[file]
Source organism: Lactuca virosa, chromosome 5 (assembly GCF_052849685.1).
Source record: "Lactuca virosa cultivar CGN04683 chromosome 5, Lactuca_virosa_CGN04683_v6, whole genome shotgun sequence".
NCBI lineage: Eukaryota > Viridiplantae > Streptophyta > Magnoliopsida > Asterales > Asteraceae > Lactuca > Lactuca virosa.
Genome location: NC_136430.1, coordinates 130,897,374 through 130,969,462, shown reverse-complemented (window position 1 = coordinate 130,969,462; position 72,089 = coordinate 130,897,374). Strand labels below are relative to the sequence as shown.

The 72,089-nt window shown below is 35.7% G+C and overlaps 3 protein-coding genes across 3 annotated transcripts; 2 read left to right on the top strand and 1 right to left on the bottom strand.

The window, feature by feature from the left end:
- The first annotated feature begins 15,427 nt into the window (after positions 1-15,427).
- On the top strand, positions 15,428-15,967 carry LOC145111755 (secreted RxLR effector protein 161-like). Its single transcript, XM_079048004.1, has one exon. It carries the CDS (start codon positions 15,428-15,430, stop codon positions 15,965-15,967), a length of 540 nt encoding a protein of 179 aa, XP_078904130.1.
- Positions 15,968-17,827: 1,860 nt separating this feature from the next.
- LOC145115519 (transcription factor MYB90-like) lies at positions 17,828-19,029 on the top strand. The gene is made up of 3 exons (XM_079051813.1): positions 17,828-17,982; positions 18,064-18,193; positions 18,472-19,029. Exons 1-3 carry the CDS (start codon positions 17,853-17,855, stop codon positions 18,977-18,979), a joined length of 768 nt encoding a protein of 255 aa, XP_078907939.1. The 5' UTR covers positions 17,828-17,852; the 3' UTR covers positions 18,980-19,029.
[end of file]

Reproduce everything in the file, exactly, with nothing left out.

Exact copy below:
Source organism: Lactuca virosa, chromosome 5 (assembly GCF_052849685.1).
Source record: "Lactuca virosa cultivar CGN04683 chromosome 5, Lactuca_virosa_CGN04683_v6, whole genome shotgun sequence".
NCBI lineage: Eukaryota > Viridiplantae > Streptophyta > Magnoliopsida > Asterales > Asteraceae > Lactuca > Lactuca virosa.
Genome location: NC_136430.1, coordinates 130,897,374 through 130,969,462, shown reverse-complemented (window position 1 = coordinate 130,969,462; position 72,089 = coordinate 130,897,374). Strand labels below are relative to the sequence as shown.

The 72,089-nt window shown below is 35.7% G+C and overlaps 3 protein-coding genes across 3 annotated transcripts; 2 read left to right on the top strand and 1 right to left on the bottom strand.

The window, feature by feature from the left end:
- The first annotated feature begins 15,427 nt into the window (after positions 1-15,427).
- On the top strand, positions 15,428-15,967 carry LOC145111755 (secreted RxLR effector protein 161-like). Its single transcript, XM_079048004.1, has one exon. It carries the CDS (start codon positions 15,428-15,430, stop codon positions 15,965-15,967), a length of 540 nt encoding a protein of 179 aa, XP_078904130.1.
- Positions 15,968-17,827: 1,860 nt separating this feature from the next.
- LOC145115519 (transcription factor MYB90-like) lies at positions 17,828-19,029 on the top strand. The gene is made up of 3 exons (XM_079051813.1): positions 17,828-17,982; positions 18,064-18,193; positions 18,472-19,029. Exons 1-3 carry the CDS (start codon positions 17,853-17,855, stop codon positions 18,977-18,979), a joined length of 768 nt encoding a protein of 255 aa, XP_078907939.1. The 5' UTR covers positions 17,828-17,852; the 3' UTR covers positions 18,980-19,029.